A Narrative of a Tour of Observation: Made During the Summer of 1817

S. A. Mitchell & H. Ames, Clark & Raser Printers, 1818 - 228 sider

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Side ii - Co. of the said district, have deposited in this office the title of a book, the right whereof they claim as proprietors, in the words following, to wit : " Tadeuskund, the Last King of the Lenape. An Historical Tale." In conformity to the Act of the Congress of the United States...
Side 229 - Other interests of high importance will claim attention, among which the improvement of our country by roads and canals, proceeding always with a constitutional sanction, holds a distinguished place. By thus facilitating the intercourse between the states, we shall add much to the convenience and comfort of our fellow-citizens ; much to the ornament of the country ; and, what is of greater importance, we shall shorten distances, and by making each part more accessible to and dependent on the other,...
Side 229 - Naval Force, which it would comport, either with the principles of our Government, or the circumstances of The United States, to maintain. In such cases, recourse must be had to the great body of the People, and in a manner to produce the best effect. It is of the highest importance, therefore, that they be so organized and trained, as to be prepared for any emergency. The arrangement should be such, as to put at the command of the Government the ardent patriotism, and youthful vigor of the Country....
Side 229 - States may again be involved in war, and it may in that event be the object of the adverse party to overset our government, to break our union and demolish us as a nation. Our distance from Europe, and the just, moderate and pacific policy of our government may form some security against these dangers, but they ought to be anticipated and guarded against.
Side 229 - To put our extensive coast in such a state of defence as to secure our cities and interior from invasion, will be attended with expense, but the work when finished will be permanent, and it is fair to presume that a single campaign of invasion, by a naval force, superior to our own, aided by a few thousand land troops, would expose us to a greater expense...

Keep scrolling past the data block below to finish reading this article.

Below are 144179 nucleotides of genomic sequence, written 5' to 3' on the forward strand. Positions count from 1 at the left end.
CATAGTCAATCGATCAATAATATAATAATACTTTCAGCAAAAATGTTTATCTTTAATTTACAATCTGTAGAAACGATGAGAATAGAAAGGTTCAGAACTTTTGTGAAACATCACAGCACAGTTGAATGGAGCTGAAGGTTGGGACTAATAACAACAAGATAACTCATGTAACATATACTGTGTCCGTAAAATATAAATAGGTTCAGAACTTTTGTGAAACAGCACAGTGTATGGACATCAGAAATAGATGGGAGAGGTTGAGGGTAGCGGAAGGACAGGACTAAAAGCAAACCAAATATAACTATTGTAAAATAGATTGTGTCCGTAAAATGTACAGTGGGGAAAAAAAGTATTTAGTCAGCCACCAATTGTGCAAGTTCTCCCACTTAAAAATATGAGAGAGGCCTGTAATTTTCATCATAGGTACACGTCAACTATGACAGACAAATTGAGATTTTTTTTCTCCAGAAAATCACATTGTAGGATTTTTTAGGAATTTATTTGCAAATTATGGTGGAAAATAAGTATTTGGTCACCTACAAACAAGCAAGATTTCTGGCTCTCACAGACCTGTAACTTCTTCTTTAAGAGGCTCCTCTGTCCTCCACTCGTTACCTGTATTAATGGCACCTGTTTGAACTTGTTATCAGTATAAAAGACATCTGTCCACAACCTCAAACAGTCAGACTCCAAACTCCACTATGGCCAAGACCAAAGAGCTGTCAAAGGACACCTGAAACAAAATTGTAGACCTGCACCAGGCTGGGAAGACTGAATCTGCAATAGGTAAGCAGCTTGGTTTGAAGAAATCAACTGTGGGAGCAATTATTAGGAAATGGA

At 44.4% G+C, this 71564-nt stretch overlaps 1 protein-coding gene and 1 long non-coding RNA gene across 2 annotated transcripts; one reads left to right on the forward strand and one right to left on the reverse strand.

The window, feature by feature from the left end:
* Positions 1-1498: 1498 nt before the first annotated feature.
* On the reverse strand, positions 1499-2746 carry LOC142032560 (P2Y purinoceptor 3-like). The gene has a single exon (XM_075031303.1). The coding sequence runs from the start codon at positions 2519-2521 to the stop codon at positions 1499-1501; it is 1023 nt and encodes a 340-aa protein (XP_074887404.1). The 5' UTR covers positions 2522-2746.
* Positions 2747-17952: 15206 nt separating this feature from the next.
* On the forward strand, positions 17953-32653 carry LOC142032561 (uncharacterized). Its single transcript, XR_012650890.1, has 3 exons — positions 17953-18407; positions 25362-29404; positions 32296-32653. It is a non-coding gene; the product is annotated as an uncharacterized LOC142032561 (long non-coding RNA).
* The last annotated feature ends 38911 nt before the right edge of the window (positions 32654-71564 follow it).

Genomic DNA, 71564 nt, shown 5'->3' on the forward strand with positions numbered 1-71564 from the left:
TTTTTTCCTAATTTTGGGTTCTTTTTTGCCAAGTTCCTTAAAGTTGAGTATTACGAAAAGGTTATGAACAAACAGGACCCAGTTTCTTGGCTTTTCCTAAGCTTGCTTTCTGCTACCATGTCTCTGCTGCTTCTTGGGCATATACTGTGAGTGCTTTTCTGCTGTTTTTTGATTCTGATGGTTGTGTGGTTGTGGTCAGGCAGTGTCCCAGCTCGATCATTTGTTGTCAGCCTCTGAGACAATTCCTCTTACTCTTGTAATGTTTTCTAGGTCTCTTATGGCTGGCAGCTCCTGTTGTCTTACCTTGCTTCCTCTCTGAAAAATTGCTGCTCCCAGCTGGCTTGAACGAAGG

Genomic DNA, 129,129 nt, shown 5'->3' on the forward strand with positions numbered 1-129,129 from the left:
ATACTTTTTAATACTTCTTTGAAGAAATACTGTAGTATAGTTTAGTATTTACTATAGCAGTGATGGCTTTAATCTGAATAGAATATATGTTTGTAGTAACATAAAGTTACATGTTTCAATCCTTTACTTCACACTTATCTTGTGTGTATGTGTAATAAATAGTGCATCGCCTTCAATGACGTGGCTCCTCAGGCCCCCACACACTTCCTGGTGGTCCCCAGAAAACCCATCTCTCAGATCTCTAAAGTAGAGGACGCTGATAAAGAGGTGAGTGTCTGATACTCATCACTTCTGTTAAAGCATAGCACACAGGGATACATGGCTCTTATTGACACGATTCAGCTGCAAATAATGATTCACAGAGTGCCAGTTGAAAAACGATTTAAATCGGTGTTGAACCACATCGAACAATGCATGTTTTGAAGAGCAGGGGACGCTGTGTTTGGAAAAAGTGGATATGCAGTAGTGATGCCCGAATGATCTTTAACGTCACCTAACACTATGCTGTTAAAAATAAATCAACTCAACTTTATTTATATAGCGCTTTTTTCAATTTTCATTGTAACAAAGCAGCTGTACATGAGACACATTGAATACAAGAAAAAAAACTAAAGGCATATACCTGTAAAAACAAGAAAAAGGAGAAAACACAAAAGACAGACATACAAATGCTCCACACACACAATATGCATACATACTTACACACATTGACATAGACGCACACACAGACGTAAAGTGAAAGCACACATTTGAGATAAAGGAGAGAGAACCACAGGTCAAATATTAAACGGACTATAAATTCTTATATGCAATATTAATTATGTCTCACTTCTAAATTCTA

Side xviii - ... our commerce, and by smuggling. These establishments, if ever sanctioned by any authority whatever, which is not believed, have abused their trust and forfeited all claim to consideration.
Side xx - ... five hundred thousand dollars. " The annual permanent expenditure for the support of the civil government, and of the army and navy, as now established by law, amounts to...
Side xxii - Michigan Territory, and of the State of Indiana. From the Cherokee Tribe a tract has been purchased in the State of Georgia, and an arrangement made, by which, in exchange for Lands beyond the Mississippi, a great part, if not the whole of the land belonging to that Tribe, eastward of that river, in the States of North Carolina, Georgia, and Tennessee, and in the Alabama Territory, will soon be acquired.
Side xxix - To dispense with taxes, when it may be done with perfect safety, is equally the duty of their representatives. In this instance we have the satisfaction to know that they were imposed when the demand was imperious, and have been sustained with exemplary fidelity. I have to add, that however gratifying it may be to me, regarding the prosperous and happy condition of our country, to recommend the repeal of these...
Side 229 - Had the people of the United States been educated in different principles, had they been less intelligent, less independent, or less virtuous, can it be believed that we should have maintained the same steady and consistent career or been blessed with the same success?

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